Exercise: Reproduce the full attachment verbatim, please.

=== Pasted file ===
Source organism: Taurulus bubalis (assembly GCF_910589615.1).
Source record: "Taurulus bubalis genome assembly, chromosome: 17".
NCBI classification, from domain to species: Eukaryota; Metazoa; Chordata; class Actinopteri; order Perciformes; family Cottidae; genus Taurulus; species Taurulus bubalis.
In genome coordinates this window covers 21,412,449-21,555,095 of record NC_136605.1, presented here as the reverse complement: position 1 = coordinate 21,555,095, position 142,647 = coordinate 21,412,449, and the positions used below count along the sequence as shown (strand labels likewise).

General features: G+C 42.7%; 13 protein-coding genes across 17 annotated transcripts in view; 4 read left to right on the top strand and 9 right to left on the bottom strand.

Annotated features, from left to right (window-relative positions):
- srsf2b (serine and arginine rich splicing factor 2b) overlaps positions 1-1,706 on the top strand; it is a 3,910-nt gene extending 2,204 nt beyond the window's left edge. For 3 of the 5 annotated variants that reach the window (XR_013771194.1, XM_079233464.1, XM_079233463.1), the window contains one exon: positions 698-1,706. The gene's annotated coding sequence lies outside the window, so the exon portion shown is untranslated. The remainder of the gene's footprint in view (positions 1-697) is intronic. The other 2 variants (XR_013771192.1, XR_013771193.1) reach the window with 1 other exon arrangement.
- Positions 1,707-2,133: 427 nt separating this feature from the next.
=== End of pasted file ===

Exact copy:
Source organism: Taurulus bubalis (assembly GCF_910589615.1).
Source record: "Taurulus bubalis genome assembly, chromosome: 17".
NCBI classification, from domain to species: Eukaryota; Metazoa; Chordata; class Actinopteri; order Perciformes; family Cottidae; genus Taurulus; species Taurulus bubalis.
In genome coordinates this window covers 21,412,449-21,555,095 of record NC_136605.1, presented here as the reverse complement: position 1 = coordinate 21,555,095, position 142,647 = coordinate 21,412,449, and the positions used below count along the sequence as shown (strand labels likewise).

General features: G+C 42.7%; 13 protein-coding genes across 17 annotated transcripts in view; 4 read left to right on the top strand and 9 right to left on the bottom strand.

Annotated features, from left to right (window-relative positions):
- srsf2b (serine and arginine rich splicing factor 2b) overlaps positions 1-1,706 on the top strand; it is a 3,910-nt gene extending 2,204 nt beyond the window's left edge. For 3 of the 5 annotated variants that reach the window (XR_013771194.1, XM_079233464.1, XM_079233463.1), the window contains one exon: positions 698-1,706. The gene's annotated coding sequence lies outside the window, so the exon portion shown is untranslated. The remainder of the gene's footprint in view (positions 1-697) is intronic. The other 2 variants (XR_013771192.1, XR_013771193.1) reach the window with 1 other exon arrangement.
- Positions 1,707-2,133: 427 nt separating this feature from the next.